Baby Born With Cataracts Undergoes Three Eye Operations To Save His Sight: ‘I Just Kept Praying’

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Madison Artale’s world was darkening before it even began. Diagnosed with a congenital cataract at less than two months old, the baby – born in Bellevue, Nebraska, on October 1 – was at risk of becoming ill. loss of eyesight forever.

His parents, who were stationed at Offutt Air Force Base, turned to Children’s Nebraska for help.

To save the child’s eyesight, Dr. Paul Rychwalski, medical director of the hospital’s ophthalmology department, embarked on a mission with his team.

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Brandee Artale first noticed the baby’s cataracts when she was breastfeed himshe told Fox News Digital during an on-camera interview. (See the video at the top of this article.)

“I looked down and thought there was something weird in his eyes,” she said.

Madison Artale, pictured here in both images, was diagnosed with congenital cataracts when she was just a month and a half old. (Andrew and Brandee Artale)

At first the parents thought it was just a strange reflection of light, but their GP confirmed that they should see an ophthalmologist.

From there, they were called Nebraska for kids.

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Congenital cataracts are quite rare in babies, according to Rychwalski.

“We consider cataract to be the elderly the knowledge you know, grandpa needs cataract surgery,” he told Fox News Digital. “But it happens in kids.”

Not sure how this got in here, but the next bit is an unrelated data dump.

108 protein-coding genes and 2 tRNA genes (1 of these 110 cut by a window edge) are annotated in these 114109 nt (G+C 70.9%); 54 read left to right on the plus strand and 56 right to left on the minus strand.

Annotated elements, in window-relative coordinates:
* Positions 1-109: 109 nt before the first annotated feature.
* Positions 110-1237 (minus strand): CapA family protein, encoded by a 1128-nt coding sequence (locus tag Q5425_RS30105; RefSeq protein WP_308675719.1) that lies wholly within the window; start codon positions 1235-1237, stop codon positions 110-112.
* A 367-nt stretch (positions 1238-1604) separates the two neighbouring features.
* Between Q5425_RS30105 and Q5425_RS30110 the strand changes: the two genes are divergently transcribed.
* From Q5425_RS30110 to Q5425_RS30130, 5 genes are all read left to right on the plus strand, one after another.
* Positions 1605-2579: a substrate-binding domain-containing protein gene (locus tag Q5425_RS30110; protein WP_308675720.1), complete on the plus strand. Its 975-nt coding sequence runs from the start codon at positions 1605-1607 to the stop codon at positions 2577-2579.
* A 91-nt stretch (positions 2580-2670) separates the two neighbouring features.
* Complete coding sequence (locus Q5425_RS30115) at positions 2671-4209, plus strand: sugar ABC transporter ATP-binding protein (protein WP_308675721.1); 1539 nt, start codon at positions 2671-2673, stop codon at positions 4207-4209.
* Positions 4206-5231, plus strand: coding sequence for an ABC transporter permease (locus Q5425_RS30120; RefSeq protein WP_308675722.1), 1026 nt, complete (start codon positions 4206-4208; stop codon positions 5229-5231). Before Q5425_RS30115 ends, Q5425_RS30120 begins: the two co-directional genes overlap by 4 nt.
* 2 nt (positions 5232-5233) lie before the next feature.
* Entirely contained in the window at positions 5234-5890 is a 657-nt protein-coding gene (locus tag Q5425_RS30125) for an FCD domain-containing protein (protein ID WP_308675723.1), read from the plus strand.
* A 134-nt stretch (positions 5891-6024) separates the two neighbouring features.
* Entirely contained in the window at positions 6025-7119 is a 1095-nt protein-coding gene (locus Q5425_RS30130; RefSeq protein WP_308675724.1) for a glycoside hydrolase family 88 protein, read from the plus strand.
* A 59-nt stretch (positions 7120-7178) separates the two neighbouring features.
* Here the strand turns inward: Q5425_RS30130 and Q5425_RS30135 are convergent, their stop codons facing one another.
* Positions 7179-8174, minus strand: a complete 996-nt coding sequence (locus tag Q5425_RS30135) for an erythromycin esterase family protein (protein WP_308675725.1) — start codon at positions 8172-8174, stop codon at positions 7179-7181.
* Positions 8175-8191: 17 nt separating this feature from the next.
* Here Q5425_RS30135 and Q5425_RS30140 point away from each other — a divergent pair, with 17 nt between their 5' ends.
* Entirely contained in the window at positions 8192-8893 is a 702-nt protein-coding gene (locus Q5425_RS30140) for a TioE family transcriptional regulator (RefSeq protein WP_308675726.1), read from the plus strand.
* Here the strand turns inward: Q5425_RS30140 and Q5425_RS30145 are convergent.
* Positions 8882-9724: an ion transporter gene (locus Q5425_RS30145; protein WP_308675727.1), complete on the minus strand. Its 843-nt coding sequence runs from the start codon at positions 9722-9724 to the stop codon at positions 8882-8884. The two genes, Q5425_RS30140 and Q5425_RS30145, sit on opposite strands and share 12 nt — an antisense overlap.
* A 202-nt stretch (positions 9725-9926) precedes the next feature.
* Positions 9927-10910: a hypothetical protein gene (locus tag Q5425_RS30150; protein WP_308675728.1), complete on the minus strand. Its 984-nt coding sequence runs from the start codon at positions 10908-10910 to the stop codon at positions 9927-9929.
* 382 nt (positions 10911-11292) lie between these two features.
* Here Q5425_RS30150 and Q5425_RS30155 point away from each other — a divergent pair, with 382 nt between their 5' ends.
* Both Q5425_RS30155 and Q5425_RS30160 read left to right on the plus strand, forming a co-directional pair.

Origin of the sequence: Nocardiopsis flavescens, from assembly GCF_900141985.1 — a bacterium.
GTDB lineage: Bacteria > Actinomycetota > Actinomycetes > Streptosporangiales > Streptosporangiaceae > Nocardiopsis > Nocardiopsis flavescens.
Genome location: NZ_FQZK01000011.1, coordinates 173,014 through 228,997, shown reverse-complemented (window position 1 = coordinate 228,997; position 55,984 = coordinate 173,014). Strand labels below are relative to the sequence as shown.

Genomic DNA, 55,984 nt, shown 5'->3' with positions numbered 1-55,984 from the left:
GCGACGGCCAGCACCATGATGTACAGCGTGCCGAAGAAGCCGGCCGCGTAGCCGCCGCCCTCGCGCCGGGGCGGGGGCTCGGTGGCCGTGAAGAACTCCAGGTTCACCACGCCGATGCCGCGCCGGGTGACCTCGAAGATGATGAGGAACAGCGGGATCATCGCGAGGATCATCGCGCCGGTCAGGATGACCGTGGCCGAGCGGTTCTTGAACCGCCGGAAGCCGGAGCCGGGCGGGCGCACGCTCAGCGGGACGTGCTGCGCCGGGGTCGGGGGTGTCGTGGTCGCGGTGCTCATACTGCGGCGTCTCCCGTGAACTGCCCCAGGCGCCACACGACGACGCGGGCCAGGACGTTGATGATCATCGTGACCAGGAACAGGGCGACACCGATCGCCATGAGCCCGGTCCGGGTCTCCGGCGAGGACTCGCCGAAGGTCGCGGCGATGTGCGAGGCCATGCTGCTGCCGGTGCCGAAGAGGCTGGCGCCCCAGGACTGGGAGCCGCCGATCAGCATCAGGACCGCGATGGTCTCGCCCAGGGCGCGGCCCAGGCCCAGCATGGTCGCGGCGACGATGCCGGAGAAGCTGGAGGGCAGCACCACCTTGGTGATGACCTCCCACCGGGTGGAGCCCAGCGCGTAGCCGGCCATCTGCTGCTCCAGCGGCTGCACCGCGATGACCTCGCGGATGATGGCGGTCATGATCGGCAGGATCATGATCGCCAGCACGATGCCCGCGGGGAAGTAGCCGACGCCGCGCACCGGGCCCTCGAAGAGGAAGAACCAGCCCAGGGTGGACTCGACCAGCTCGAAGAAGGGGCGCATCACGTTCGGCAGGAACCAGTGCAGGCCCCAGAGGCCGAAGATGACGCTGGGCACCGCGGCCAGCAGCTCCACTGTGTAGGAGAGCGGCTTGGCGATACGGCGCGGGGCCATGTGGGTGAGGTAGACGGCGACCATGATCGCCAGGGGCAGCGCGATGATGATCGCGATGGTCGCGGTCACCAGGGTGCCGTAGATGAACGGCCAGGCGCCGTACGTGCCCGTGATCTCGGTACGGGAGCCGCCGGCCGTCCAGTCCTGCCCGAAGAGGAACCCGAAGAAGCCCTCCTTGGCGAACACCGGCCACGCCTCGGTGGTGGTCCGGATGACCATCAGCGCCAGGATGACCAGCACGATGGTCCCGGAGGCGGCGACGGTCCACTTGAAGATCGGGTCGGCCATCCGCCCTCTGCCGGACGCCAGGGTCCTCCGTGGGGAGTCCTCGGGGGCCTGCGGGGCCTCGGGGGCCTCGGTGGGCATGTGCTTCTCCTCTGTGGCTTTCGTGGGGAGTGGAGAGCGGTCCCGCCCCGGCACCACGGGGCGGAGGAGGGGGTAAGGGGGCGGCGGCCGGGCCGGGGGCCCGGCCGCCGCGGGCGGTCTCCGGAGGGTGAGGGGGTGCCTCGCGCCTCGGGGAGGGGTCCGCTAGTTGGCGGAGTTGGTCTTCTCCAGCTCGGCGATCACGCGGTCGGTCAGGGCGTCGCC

Madison Artale, pictured here, was at risk of losing her sight forever if she didn’t have surgery immediately. (Andrew and Brandee Artale)

About a third of cases are hereditary and another third arise from other medical or genetic problems, the doctor said.

The last third comes from unknown causes, which was the case for Madison Arta.

In eyes with cataracts, the lens directly behind the pupil is cloudy. Some cases are more serious than others, Rychwalski said.

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“In Madison’s case, it was a dense, white, cloudy opacity right in the center of the visual axis,” he said.

“So there was no way to stimulate the retina and bring sight back to her brain. She was at risk of losing vision permanently if we didn’t clear that visual access in a timely manner.”

It was important to remove the cloudy lens as soon as possible so the brain could immediately have a focused image, Rychwalski said.

“I just kept praying that everything would go well and that she would get through this.”

Brandee Artale described the perspective of surgical operation for…

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